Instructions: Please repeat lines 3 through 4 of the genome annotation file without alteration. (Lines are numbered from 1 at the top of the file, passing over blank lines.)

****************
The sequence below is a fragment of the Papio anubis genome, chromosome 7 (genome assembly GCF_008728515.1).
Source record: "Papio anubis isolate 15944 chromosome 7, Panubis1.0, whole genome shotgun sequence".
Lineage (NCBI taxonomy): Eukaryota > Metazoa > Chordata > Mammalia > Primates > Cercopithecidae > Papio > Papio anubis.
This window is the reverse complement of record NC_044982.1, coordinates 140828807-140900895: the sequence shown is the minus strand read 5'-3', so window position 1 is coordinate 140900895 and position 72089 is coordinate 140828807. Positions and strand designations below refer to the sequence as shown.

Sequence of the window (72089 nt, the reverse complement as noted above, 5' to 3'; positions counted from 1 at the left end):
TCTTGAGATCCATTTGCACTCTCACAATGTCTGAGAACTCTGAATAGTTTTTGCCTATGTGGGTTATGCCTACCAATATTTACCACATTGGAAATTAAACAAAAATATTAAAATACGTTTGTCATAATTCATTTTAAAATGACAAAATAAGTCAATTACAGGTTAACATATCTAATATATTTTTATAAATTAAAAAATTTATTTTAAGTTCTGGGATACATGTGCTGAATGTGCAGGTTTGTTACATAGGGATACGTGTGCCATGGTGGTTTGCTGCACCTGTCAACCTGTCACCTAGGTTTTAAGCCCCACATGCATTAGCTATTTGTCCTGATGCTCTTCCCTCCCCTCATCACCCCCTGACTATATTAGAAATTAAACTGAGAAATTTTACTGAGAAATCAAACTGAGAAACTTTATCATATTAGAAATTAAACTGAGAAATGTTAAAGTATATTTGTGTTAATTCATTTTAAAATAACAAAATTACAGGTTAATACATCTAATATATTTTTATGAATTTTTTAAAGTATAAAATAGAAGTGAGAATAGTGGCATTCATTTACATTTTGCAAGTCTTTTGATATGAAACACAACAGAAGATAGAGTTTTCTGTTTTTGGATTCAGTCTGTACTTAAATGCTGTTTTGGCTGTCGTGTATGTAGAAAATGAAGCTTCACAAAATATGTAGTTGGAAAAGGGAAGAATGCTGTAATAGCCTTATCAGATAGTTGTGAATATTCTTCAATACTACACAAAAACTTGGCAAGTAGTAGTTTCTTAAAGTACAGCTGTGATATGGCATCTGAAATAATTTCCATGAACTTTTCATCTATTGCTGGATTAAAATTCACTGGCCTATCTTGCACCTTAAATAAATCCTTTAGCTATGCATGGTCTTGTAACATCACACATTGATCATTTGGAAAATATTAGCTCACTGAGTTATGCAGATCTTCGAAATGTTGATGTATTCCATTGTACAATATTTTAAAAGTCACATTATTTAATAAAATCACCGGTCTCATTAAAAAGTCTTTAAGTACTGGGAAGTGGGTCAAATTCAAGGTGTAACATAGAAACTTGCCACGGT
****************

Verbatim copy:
Lineage (NCBI taxonomy): Eukaryota > Metazoa > Chordata > Mammalia > Primates > Cercopithecidae > Papio > Papio anubis.
This window is the reverse complement of record NC_044982.1, coordinates 140828807-140900895: the sequence shown is the minus strand read 5'-3', so window position 1 is coordinate 140900895 and position 72089 is coordinate 140828807. Positions and strand designations below refer to the sequence as shown.